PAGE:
Politics & Policy

Arming Pilots

The Bush administration moves to the left of Barbara Boxer.

The Bush administration is now to the left of Senator Barbara Boxer on arming airline pilots. The liberal California Democrat on July 10 cosponsored a bill by conservative Bob Smith (R, N.H.) that lets qualified pilots carry firearms to stop airborne terrorists.

”I think this is the first time I have ever stood with Senator Smith on an issue that has involved guns,” Boxer said at a news conference. “I believe that pilots who are carefully trained and want to carry a gun in the cockpit should be allowed to do so.”

The White House opposes this policy. If Barbara Boxer gets it, what is the president’s excuse?

For its part, the House — with 102 Democrats in favor — voted 310 to 113 on July 10 to let pilots voluntarily fly with sidearms. The Senate should assent and push the president to get with it on this issue.

For now, Team Bush seems to accept the flimsy and often self-contradictory arguments of those who want to keep pilots unarmed:

First, Transportation Security Administration director John Magaw opposes cockpit guns because “pilots need to concentrate on flying the plane.” True, but that can be tough sledding with their throats slit.

An ex-cop recently told me about his work in simulated hijack training. One pilot aims at the cockpit door and prepares, if necessary, to greet the next Mohamed Atta with a serving of hot lead between the eyes. Meanwhile, as Magaw insists, the other pilot aims the jet at the nearest runway rather than into a doomed high-rise.

Second, “stun guns will suffice.” Unfortunately, they only disable assailants who can become “unstunned,” then re-attack the flight deck. Thick clothing also foils stun guns. Wouldn’t it be sad to lose the Sears Tower and its inhabitants because a terrorist wore a leather jacket to work?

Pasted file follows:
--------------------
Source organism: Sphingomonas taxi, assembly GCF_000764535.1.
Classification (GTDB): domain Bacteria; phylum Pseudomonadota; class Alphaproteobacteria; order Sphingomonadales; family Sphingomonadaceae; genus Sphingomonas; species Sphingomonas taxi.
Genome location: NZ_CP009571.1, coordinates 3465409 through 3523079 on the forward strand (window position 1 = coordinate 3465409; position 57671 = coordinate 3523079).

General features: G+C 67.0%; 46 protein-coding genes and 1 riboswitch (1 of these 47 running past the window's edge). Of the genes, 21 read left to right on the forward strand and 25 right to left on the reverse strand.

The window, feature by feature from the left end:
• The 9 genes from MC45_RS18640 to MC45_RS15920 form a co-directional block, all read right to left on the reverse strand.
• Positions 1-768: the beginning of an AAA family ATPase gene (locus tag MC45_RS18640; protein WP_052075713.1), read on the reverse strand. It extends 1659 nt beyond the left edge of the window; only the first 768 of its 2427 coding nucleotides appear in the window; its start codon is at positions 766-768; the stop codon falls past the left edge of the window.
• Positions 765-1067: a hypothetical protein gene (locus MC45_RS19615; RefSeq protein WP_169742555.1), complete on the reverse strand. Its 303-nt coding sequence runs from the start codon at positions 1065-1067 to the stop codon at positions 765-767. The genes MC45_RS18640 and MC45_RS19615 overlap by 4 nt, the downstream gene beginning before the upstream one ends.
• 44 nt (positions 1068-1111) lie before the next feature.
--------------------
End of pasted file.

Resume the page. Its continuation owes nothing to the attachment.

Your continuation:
Third, “the last thing we need is for a pilot’s gun to discharge and blow a fatal hole in his fuselage.” However, “let’s increase the number of federal sky marshals so they can shoot the next Marwan al-Shehhi.” Which is it?

Fourth, “bullets bring down airplanes.” In fact, Boeing engineers told the Los Angeles Times a passenger jet can descend and land with a 20-square-foot hole in its fuselage. Also, commercially available “frangible” bullets pierce flesh but pulverize when they strike hard surfaces, thus rendering this argument as fleeting as gunsmoke.

Fifth, “this is a wacky idea hatched by gun nuts.” Wrong. Until 1987, jet pilots could carry guns since airliners transported the U.S. Mail along with civilians. Since then, however, the mail has disappeared from commercial flights, along with pilots’ weapons. In other words: pilots could guard letters, magazines and mail-order catalogs when Osama bin Laden was learning to hate but now may not shield mere passengers on mail-free jets just ten months after bin Laden’s killer pilots murdered 3,056 innocents. Is it asking too much for today’s passengers to receive the same protection once afforded their postcards?

Sixth, “lawsuits will multiply if pilots accidentally shoot passengers.” Fair enough. But just think how busy, say, Delta Airlines’s legal department would be if instead of one or two mistakenly killed guests, it must handle the liability for an entire 767 whose passengers have been transformed into an Islamist fireball.

Seventh, “all these guns are just too scary to contemplate.” Yes, something could go awry if a pilot missed a terrorist and accidentally shot a traveler, most likely in first class. Of course, if a defenseless pilot’s windpipe were severed, September 11 taught us that the death toll would not be limited to just one or two first-class passengers. Instead, everyone from the expensive seats clear back to the rear bathrooms would be vaporized, along with hundreds or thousands of souls in some American skyscraper, government office building or — why not? — atomic power plant.

The biggest outrage is that the Bush administration believes armed pilots jeopardize airline passengers, yet it reserves the right to scramble F-16s to shoot shanghaied jets from the skies. Wouldn’t that be more dangerous to the flying public than the deterrent effect of pilots who could defend themselves, their aircraft and passengers from terrorist scum?

What’s left to debate? Arm pilots now!

Deroy Murdock is a Manhattan-based Fox News contributor and a contributing editor of National Review Online, and a senior fellow with the London Center for Policy Research.


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